Monday, October 20, 2008

The Snark, oh the Snark

This last week or so I've been confronted with the need for change. My sense of humor has been getting the best of myself and my friends, starting a slow process of alienation from them. I'd best explain...

Humor for me is a way of being. It is in my blood: my dad and his dad trading barbs, my dad and myself trading barbs, etc. It is our way of communicating. However, I'm noticing that it is also our way of keeping real human interaction to a minimum. When you snark someone, if they are not on the same wavelength as you (as no one really is), then it is going to push them away. I'm thankful enough that one of my friends told me to stop; another friend has drawn away, and I don't blame him.

Humor, in that way, is a means to power. If you tear someone down, even if it is "all in good fun", you position yourself in authority. You are better than them, even in a jocular sense. It is fitting to me, I guess, that this would be the form of power I struggle with. I've spent so much of my life avoided and forswearing power. I was warned by my collegiate advisor to be careful how I led; not to not lead, but to be wary of my own ability to sway people--an ability that at the time I didn't even know I had. Now, years later, I do know that I have that power and not just because I inhabit offices of authority as a business owner or professor. I've had friends tell me that they hang on every word I say, that they've changed their opinions because of mine. I've always been a tad bit confused about that, though, since I rarely actually set out to change anyone's opinion. In all my aversion to power, however, I developed a way to lead. Instead of working out some godly way to lead my family, my friends, my employees, and my students, I've turned to a sick sort of dark and malicious humor to assert dominance. It isn't a question of whether to exercise authority or not, but how authority is going to be exercised. I'm not, by nature and by gifting, a follower, but I've been so uncomfortable with leading that I don't know exactly how to do it rightly and justly.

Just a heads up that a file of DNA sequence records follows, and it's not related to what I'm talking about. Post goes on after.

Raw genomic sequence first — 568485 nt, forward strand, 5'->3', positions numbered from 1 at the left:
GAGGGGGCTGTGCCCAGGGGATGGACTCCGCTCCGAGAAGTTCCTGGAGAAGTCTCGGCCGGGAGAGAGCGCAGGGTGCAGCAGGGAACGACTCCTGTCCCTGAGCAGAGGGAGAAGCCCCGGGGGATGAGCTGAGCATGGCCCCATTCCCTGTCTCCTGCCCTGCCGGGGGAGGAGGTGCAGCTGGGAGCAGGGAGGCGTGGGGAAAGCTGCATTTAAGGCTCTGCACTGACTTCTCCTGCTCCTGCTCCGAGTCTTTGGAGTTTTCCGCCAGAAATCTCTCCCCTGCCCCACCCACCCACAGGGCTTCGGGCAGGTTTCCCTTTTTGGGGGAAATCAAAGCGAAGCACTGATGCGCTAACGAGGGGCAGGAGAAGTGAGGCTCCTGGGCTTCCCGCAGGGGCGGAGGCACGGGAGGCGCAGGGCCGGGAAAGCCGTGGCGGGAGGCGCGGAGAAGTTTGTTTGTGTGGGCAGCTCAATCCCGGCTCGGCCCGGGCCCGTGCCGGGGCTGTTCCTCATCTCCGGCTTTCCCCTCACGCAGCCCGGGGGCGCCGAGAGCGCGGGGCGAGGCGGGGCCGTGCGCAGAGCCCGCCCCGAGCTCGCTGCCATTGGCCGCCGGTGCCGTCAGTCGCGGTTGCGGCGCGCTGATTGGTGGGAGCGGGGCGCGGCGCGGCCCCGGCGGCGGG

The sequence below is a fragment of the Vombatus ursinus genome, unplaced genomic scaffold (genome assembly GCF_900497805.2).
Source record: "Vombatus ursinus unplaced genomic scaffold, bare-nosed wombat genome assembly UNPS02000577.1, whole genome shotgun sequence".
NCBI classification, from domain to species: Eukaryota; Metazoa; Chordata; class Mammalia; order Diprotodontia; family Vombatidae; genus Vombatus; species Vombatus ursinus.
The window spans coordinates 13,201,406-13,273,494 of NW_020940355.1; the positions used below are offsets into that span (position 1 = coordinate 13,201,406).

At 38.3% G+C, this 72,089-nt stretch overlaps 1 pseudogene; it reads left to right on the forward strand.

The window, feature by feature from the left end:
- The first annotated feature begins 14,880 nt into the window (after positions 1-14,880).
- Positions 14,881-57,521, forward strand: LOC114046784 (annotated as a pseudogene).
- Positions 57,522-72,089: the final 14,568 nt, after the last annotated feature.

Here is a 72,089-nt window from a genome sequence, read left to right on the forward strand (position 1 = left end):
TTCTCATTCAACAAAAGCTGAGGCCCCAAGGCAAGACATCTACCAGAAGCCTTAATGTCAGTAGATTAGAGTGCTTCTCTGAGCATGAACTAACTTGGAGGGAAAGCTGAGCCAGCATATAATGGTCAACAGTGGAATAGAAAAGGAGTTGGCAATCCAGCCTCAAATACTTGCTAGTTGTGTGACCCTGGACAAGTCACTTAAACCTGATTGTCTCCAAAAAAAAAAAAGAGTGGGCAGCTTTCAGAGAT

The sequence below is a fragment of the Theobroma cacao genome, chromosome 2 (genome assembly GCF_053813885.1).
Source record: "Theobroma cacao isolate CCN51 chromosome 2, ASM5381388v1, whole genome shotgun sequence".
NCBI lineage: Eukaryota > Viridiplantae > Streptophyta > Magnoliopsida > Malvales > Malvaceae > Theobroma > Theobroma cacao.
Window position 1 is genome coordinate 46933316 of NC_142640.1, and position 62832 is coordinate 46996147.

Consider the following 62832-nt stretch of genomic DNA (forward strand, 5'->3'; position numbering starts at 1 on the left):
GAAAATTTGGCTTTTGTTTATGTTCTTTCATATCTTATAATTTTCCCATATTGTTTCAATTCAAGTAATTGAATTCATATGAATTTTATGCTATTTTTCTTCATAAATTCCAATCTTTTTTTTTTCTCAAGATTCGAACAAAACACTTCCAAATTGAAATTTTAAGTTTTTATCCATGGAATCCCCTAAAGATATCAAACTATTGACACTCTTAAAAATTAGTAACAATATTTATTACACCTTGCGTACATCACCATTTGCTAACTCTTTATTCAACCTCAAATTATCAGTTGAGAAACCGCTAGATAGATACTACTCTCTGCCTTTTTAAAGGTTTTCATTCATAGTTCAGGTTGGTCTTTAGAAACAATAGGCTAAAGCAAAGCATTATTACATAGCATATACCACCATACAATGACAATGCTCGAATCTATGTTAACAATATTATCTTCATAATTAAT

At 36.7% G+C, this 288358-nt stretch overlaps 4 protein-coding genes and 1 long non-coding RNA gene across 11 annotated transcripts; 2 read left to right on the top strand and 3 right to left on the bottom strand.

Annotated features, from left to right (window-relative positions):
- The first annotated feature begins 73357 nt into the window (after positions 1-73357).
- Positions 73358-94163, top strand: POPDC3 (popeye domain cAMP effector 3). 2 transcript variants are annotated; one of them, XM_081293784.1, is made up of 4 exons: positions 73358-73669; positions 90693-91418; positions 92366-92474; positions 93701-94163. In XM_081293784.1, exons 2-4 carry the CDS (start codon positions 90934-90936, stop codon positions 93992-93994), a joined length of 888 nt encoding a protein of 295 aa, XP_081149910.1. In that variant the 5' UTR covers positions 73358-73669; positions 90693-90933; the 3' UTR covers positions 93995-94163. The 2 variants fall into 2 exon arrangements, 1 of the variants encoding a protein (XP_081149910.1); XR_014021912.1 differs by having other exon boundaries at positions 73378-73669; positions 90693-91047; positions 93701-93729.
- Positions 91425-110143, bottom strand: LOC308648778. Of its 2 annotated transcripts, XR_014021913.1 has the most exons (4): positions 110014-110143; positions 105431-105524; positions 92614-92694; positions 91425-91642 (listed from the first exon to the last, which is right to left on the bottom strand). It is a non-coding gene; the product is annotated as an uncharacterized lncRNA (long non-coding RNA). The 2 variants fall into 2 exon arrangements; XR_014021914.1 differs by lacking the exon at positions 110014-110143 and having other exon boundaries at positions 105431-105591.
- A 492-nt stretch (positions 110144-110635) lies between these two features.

And so, I set off down a long road of discipleship, always keeping in mind that passage in Matthew: "the Gentiles lord it over their subjects, but it shall not be so among you, whoever wants to be greatest shall become the servant of all." The pagans lord it over through malignant humor and I'm not called to be a pagan. Funny how my means of human connection do the exact opposite. Funnier still how I long ever more piquantly for connection with every barb I trade.

Tuesday, October 14, 2008

The End of the Exile

Now that Tom Wright has brought the concept of the exile to the mainstream conversation, there are some questions to be asked. That the "end of exile" is an important piece of salvation in Christ I take for granted. I recommend either Wright's The New Testament and the People of God or Brant Pitre's Jesus, the Tribulation, and the End of the Exile for starters.

The basic thrust is this: the end of the Babylonian (and in Pitre's arguement the Assyrian) exile is necessary for the Messianic "new age" to arrive. That is to say, one of the major promises made to Israel/Judah in the latter Prophets (Isaiah, Jeremiah, Ezekiel, etc.) is the return of these groups to "the land". Recently, while reading David Klingenhoffer's Why the Jews Rejected Jesus, I noticed that this reason for rejection came up often. It is, however, not a problem much dealt with in Christian theology: we tend to look at "return from exile" passages as
Rapture passages.

The problem arises, of course, because the return of either group, did not happen within Jesus' lifetime or Paul's. In fact, Paul, in his missionary journeys, seems to hedge more towards the one Abrahamic family of Jew and Gentile, even to leaving the synangogues (and the Jews therefore) when they responded in disbelief. However, this is balanced with his statements in Romans 9-11, where he speaks of the bringing in of the Gentiles (then followed by the Jews? depends on who you ask) as the "salvation of all Israel".

I think that Jesus, though, does talk about this. Compare Matthew 24:31 with Deuteronomy 30:1-5. The destruction of Jerusalem is tied directly to the return from exile; paradoxical, yet fitting as Jesus has cast Jerusalem into the role of Babylon and Assyria. However, it does still leave the question of how will God return the exiles, especially since "land" and "temple" have been redefined by the Messiah's appearance.

I'm beginning to think that "angels" as Matthew 24 has it is not the best translation. Better to go with "messangers"--Jesus sends out the messengers to gather the exiles unto himself; Paul speaks of the heralding of Christians bringing about the salvation of "all Israel". The exile has begun to end with Jesus; his people bring it to a definitive conclusion by their faithful work through his Spirit. Certainly gives a different look to evangelism.